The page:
Twenty-One (My favourite drinking game)

Kung’s version of the game sounds like much fun, but it is quite different from the way we play here.

Players sit around in a circle with their drinks. A starter is chosen and each person in order counts one number up to twenty-one. Sounds hard doesn't it?

Each time twenty-one is reached, the person that reaches it, makes a rule. As with all rule games, the players get to decide to make it difficult or funny or ridiculously complicated. Some common rules are:

  • Replacing numbers with words or phrases
  • No using people's names
  • No pointing (a great counterpart to no names)
  • No swearing
  • Counting backwards
  • Counting some numbers in french or spanish
  • Skipping numbers
  • Whispering some numbers, yelling others
Of course, players are not limited to keeping things simple. For example, a perfectly appropriate rule would be, "Instead of counting the number six, you have to stand up, spin in a circle, pat your head three times while yelling "I like to fuck goats!"

Similar to Kung’s version, players must drink if they:

All players drink when twenty-one is reached. Which, as you can imagine, happens less and less frequently as the game progresses. Everytime a mistake is made, the next person starts counting again at one.

It is important to determine whether or not to allow an “omit rule” before you start playing. The omit rule allows the person who is making a new rule to omit one of the old ones, before s/he makes a new one. Some people don’t like this, but it comes in handy if you’re playing with beginners who tend to make stupid rules. Here’s an example:

A bunch of us were playing one night, with three or four people who had never played before. In the early rounds a rule was made that the person to the right of anyone who had to drink, also had to drink. This caused much detailed discussion about whether or not that would lead to everyone drinking on every turn, but it was clarified that it would count for the one person to the right of the drinker, but not the person to their right. This was, although difficult to explain at the onset, not a bad rule. At the very least it stopped the person on your right from purposely trying to screw you up.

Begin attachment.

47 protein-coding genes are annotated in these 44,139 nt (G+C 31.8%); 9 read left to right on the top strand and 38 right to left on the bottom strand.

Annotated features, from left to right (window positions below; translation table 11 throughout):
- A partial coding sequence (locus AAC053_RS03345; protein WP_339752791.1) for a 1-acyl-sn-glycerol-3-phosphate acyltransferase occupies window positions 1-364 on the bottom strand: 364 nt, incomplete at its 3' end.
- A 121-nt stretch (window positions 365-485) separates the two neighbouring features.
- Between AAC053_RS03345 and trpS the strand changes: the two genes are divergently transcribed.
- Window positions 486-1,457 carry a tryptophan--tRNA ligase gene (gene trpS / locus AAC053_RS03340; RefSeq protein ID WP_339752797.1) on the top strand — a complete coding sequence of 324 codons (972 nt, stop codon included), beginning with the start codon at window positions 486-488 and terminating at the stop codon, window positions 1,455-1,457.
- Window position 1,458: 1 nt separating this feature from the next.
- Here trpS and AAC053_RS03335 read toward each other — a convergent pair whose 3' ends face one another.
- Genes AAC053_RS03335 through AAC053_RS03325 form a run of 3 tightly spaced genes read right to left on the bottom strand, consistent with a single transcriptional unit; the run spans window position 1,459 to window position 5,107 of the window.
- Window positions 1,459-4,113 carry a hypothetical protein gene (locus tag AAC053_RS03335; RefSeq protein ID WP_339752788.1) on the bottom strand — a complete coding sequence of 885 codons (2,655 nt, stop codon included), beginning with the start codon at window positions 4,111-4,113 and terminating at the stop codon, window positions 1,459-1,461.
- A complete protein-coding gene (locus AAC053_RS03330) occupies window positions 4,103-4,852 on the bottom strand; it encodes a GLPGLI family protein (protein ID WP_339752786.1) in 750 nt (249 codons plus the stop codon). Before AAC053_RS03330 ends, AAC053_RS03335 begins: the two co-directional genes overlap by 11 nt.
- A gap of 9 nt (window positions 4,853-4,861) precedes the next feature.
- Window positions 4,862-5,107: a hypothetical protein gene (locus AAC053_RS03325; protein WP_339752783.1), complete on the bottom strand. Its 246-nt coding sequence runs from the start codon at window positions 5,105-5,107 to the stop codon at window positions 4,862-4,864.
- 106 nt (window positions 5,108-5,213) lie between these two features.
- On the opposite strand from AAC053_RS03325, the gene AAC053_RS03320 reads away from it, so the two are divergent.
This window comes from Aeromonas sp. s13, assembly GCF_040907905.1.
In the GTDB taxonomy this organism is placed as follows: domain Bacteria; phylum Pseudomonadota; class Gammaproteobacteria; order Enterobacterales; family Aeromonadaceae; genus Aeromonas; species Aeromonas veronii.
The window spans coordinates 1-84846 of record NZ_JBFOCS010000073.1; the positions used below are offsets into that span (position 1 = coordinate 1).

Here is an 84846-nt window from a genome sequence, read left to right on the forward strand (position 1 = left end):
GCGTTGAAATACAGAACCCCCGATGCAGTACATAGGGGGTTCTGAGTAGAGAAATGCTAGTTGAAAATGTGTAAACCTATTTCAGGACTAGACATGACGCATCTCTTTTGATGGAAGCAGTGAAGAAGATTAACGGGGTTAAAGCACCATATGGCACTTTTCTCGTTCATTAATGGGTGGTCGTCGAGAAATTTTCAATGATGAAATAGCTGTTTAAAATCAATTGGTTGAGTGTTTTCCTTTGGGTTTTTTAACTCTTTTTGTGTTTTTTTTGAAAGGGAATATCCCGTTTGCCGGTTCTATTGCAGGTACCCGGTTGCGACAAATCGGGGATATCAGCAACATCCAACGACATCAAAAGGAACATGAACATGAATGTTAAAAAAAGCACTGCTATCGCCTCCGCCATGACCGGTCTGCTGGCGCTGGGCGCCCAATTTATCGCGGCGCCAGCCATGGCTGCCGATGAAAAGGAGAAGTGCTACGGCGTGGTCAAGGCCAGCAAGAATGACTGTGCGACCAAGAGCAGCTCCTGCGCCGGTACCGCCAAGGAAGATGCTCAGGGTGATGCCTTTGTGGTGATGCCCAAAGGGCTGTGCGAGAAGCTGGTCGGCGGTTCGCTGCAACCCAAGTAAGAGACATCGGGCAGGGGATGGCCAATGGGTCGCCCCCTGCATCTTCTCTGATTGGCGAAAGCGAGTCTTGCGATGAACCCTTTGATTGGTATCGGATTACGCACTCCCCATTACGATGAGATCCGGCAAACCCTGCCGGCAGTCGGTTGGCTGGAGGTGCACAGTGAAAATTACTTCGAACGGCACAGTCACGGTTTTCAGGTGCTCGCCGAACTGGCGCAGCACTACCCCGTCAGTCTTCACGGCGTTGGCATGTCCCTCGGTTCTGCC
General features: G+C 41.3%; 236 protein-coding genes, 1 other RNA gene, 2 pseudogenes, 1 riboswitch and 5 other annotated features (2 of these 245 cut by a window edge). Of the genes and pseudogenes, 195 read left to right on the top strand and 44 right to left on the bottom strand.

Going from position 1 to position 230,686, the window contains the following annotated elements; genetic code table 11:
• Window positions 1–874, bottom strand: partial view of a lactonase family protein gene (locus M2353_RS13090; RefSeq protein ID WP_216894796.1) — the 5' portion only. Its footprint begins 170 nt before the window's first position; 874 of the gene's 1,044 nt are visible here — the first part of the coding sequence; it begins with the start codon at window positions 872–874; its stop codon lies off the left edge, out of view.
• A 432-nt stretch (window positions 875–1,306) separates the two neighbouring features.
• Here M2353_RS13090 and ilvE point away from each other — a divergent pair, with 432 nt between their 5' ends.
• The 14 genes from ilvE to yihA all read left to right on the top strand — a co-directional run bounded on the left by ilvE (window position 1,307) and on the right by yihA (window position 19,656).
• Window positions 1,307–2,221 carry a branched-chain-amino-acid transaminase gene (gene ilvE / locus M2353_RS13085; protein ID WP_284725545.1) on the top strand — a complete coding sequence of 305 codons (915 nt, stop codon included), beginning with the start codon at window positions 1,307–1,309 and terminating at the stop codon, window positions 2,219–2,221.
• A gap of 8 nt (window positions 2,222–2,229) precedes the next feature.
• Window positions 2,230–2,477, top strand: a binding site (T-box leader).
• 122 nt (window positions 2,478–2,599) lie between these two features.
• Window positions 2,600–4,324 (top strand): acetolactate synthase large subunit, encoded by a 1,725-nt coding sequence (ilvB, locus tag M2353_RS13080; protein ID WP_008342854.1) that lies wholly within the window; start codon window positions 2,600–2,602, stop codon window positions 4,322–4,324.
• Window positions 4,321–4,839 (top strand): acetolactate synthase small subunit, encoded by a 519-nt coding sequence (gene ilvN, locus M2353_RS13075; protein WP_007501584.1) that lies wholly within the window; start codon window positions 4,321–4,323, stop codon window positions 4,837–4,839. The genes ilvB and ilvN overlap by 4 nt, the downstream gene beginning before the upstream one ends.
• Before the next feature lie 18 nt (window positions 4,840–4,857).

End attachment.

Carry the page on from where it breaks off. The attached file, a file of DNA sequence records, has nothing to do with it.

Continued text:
One of the girls who was playing, Christina, had a crush on my roommate Rob, and was slightly bitter over the fact that he didn’t share her feelings. Her turn came to make a rule, and she said, “Rob has to drink every time anyone screws up.” We all laughed at his misfortune, and I said something like, “Man, that sucks buddy,” and he said, “for you too, eh?” because I was sitting on his right. I yelled something profane at Christina, and had to take a drink for swearing, which meant Rob had to take a drink because of Christina’s new rule, and I had to drink again because I was sitting to his right.

The downward spiral continued until Rob got a chance to make a rule and stop the insanity. He omitted Christina's rule, and probably saved us both a trip to the hospital.